9:37 a.m., Jan. 20, 2010----Thomas H. Epps, III, assistant professor in the Department of Chemical Engineering at the University of Delaware, was part of an elite group of young scientists and engineers honored by President Barack Obama at the White House on Wednesday, Jan. 13.
Epps and 99 others from across the United States received the Presidential Early Career Award for Scientists and Engineers (PECASE), the highest award bestowed by the U.S. government upon scientists and engineers in the early stages of their independent research careers.
“The ceremony and related PECASE events were an exciting moment for me and my family,” Epps says. “The opportunity to meet President Obama, tour the White House, interact with other PECASE winners, and meet with officials instrumental in shaping the research direction of the nation was an extremely rewarding experience.”
In a letter that was delivered to the winners during the ceremony, Obama wrote, “You have been selected for this honor not only because of your innovative research, but also for your demonstrated commitment to community service and public outreach. Your achievements as scientists, engineers, and engaged citizens are exemplary, and the value of your work is amplified by the inspiration you provide to others.”
The president's meeting with the winners built on the events of the previous week, when expansion of the “Educate to Innovate” campaign was announced. Both that campaign and the PECASE ceremony showcased Obama's focus on America's need for a world-class science, technology, engineering and mathematics (STEM) workforce.
Established by President Bill Clinton in 1996, PECASE is coordinated by the Office of Science and Technology Policy within the Executive Office of the President. Awardees are selected on the basis of two criteria: pursuit of innovative research at the frontiers of science and technology and a commitment to community service as demonstrated through scientific leadership, public education, or community outreach.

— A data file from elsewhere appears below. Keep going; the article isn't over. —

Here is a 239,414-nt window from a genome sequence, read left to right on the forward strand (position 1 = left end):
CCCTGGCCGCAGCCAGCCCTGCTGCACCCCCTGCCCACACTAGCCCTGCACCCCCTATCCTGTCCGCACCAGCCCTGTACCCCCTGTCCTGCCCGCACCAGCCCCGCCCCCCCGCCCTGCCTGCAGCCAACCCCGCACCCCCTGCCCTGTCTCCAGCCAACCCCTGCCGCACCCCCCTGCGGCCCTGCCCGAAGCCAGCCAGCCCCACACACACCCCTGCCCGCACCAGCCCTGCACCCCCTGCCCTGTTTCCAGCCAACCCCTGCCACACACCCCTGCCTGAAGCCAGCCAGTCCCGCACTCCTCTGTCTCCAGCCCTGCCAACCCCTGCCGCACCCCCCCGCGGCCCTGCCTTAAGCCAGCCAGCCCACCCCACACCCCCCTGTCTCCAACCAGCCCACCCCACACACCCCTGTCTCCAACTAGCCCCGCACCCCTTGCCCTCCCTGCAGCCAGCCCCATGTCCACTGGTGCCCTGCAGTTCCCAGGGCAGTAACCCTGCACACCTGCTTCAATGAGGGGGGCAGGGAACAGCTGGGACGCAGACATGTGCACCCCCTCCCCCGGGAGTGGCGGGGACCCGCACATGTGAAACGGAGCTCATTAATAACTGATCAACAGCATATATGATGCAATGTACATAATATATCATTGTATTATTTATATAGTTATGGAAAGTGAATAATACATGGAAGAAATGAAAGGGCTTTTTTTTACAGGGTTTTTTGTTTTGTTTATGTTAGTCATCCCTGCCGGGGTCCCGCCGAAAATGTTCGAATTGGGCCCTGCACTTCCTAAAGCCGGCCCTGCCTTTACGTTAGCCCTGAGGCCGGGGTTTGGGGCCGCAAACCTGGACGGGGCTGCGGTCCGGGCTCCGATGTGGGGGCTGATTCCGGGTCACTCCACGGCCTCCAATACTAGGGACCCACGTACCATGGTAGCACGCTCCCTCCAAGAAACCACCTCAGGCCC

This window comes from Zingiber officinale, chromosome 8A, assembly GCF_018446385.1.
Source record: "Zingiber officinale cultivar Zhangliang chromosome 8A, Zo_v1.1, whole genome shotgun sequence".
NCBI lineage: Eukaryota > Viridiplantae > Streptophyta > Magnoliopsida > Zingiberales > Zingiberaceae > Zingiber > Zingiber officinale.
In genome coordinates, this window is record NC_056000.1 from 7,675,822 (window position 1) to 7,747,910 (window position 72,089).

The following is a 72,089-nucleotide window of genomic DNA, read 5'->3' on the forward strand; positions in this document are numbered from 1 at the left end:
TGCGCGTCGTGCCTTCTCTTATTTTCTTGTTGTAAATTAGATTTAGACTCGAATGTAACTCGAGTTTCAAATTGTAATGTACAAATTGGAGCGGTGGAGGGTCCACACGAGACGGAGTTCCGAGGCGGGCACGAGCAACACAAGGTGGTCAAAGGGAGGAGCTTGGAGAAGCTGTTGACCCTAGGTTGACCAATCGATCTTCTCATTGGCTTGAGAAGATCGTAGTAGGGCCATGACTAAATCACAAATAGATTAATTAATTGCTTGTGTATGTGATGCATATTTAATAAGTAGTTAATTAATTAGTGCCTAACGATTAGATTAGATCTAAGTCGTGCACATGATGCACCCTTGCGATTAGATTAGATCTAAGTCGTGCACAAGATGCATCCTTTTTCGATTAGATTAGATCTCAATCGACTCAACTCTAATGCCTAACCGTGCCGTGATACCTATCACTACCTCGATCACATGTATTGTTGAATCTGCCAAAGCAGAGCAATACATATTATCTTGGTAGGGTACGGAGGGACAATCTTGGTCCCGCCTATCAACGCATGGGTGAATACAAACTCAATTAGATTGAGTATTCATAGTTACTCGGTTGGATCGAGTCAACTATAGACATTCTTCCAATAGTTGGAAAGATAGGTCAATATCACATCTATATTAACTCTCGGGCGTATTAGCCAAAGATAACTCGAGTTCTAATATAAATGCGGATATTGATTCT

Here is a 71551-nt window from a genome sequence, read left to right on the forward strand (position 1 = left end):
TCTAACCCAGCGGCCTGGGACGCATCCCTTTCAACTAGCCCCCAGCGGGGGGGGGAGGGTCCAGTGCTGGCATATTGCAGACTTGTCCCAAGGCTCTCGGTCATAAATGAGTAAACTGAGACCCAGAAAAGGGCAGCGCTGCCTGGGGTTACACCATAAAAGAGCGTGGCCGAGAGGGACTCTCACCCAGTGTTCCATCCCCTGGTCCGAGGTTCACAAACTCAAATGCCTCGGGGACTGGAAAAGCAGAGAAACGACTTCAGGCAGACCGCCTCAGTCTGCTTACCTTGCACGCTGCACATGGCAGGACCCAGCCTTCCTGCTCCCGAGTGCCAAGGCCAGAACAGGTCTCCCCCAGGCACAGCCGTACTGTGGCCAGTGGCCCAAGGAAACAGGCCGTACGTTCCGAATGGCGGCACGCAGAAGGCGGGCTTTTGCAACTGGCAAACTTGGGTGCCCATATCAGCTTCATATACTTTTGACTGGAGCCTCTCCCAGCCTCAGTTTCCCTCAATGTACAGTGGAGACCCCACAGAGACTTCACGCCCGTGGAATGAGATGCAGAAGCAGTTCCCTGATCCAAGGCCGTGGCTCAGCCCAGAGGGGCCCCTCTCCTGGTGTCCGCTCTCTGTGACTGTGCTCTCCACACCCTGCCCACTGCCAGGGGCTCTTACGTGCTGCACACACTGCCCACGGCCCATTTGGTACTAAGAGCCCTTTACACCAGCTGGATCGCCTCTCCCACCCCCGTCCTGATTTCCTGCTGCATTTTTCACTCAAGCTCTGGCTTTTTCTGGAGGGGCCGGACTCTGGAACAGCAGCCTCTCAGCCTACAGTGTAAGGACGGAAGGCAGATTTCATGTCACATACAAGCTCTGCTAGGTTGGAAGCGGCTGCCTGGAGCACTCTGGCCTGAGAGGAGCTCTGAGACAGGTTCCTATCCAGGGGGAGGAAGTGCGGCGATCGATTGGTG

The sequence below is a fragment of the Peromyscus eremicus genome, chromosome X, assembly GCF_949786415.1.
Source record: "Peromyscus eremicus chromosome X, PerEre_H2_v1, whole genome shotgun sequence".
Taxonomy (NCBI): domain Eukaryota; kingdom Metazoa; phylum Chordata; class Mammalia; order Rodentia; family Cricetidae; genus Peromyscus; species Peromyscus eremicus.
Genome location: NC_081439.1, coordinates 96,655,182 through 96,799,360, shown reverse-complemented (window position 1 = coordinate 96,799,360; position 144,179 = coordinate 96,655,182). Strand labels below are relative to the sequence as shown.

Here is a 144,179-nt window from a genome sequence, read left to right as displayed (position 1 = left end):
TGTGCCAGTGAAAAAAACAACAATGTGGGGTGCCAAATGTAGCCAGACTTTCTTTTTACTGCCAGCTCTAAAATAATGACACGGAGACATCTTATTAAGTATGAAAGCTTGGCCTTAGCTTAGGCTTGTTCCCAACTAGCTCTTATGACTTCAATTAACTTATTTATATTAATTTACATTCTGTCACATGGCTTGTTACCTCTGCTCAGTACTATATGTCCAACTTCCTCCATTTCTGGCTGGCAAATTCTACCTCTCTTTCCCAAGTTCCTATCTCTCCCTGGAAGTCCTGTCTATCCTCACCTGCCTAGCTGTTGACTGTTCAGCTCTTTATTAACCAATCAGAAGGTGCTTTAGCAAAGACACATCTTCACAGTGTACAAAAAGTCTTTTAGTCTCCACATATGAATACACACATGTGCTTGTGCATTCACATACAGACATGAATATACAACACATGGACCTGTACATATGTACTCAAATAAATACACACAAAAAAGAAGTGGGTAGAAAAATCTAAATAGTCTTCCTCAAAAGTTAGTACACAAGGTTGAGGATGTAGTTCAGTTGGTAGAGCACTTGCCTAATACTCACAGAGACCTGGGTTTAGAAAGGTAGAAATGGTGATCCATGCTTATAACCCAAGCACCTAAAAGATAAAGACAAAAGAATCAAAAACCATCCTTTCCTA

Winning scientists and engineers receive up to a five-year research grant to further their study in support of critical government missions. Epps will receive his grant from the Department of Defense, one of nine federal departments and agencies that join to nominate the young researchers for the awards. His research targets materials design and fabrication to create conducting membranes for current and next-generation energy generation and storage devices, such as batteries, fuel cells and solar cells.
Epps earned bachelor's and master's degrees at the Massachusetts Institute of Technology and a doctoral degree at the University of Minnesota. He joined the UD faculty in 2007 after completing postdoctoral work as a National Research Council Postdoctoral Fellow in the Polymers Division at the National Institute of Standards and Technology in Gaithersburg, Md.
Epps has won a number of honors and awards, including a National Science Foundation (NSF) Faculty Early Career Development Award, an Air Force Young Investigator grant, and the Lloyd Ferguson Young Scientist Award from the National Organization for the Professional Advancement of Black Chemists and Chemical Engineers. He is also co-director of an NSF Research Experiences for Undergraduates program at UD focused on energy and sustainability.
Article by Diane Kukich